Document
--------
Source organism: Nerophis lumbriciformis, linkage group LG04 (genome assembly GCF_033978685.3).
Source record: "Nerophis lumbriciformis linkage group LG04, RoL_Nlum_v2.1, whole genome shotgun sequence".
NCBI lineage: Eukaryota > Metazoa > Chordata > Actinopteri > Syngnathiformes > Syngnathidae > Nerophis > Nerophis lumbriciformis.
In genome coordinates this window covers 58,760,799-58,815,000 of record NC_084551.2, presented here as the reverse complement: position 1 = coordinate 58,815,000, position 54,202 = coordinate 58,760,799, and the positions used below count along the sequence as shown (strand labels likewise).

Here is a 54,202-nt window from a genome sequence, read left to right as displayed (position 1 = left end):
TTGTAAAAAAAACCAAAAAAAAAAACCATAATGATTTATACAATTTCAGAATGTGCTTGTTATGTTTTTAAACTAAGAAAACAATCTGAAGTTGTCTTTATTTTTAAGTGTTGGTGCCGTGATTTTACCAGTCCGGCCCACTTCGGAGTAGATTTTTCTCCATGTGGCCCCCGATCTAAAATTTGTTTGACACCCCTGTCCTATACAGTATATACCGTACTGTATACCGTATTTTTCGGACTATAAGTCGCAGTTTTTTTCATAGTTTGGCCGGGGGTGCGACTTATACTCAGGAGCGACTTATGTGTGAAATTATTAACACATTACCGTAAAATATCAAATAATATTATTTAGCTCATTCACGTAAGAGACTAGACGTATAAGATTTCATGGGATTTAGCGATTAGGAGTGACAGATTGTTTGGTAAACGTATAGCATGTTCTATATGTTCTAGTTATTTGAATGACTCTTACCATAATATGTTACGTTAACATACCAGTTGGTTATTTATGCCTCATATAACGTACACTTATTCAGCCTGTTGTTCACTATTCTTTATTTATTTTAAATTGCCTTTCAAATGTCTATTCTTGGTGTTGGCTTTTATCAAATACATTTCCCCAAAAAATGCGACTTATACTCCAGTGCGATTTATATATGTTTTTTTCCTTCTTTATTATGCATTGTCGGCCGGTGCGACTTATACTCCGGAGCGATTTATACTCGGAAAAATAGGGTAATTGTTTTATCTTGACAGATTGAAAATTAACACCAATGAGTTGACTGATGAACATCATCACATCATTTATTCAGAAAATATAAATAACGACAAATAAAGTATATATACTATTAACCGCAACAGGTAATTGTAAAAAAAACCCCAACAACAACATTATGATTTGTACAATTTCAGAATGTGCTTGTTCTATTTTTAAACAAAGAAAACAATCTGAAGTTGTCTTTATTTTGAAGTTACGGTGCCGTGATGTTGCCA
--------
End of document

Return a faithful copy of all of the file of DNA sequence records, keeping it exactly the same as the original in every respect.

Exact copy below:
Source organism: Nerophis lumbriciformis, linkage group LG04 (genome assembly GCF_033978685.3).
Source record: "Nerophis lumbriciformis linkage group LG04, RoL_Nlum_v2.1, whole genome shotgun sequence".
NCBI lineage: Eukaryota > Metazoa > Chordata > Actinopteri > Syngnathiformes > Syngnathidae > Nerophis > Nerophis lumbriciformis.
In genome coordinates this window covers 58,760,799-58,815,000 of record NC_084551.2, presented here as the reverse complement: position 1 = coordinate 58,815,000, position 54,202 = coordinate 58,760,799, and the positions used below count along the sequence as shown (strand labels likewise).

Here is a 54,202-nt window from a genome sequence, read left to right as displayed (position 1 = left end):
TTGTAAAAAAAACCAAAAAAAAAAACCATAATGATTTATACAATTTCAGAATGTGCTTGTTATGTTTTTAAACTAAGAAAACAATCTGAAGTTGTCTTTATTTTTAAGTGTTGGTGCCGTGATTTTACCAGTCCGGCCCACTTCGGAGTAGATTTTTCTCCATGTGGCCCCCGATCTAAAATTTGTTTGACACCCCTGTCCTATACAGTATATACCGTACTGTATACCGTATTTTTCGGACTATAAGTCGCAGTTTTTTTCATAGTTTGGCCGGGGGTGCGACTTATACTCAGGAGCGACTTATGTGTGAAATTATTAACACATTACCGTAAAATATCAAATAATATTATTTAGCTCATTCACGTAAGAGACTAGACGTATAAGATTTCATGGGATTTAGCGATTAGGAGTGACAGATTGTTTGGTAAACGTATAGCATGTTCTATATGTTCTAGTTATTTGAATGACTCTTACCATAATATGTTACGTTAACATACCAGTTGGTTATTTATGCCTCATATAACGTACACTTATTCAGCCTGTTGTTCACTATTCTTTATTTATTTTAAATTGCCTTTCAAATGTCTATTCTTGGTGTTGGCTTTTATCAAATACATTTCCCCAAAAAATGCGACTTATACTCCAGTGCGATTTATATATGTTTTTTTCCTTCTTTATTATGCATTGTCGGCCGGTGCGACTTATACTCCGGAGCGATTTATACTCGGAAAAATAGGGTAATTGTTTTATCTTGACAGATTGAAAATTAACACCAATGAGTTGACTGATGAACATCATCACATCATTTATTCAGAAAATATAAATAACGACAAATAAAGTATATATACTATTAACCGCAACAGGTAATTGTAAAAAAAACCCCAACAACAACATTATGATTTGTACAATTTCAGAATGTGCTTGTTCTATTTTTAAACAAAGAAAACAATCTGAAGTTGTCTTTATTTTGAAGTTACGGTGCCGTGATGTTGCCA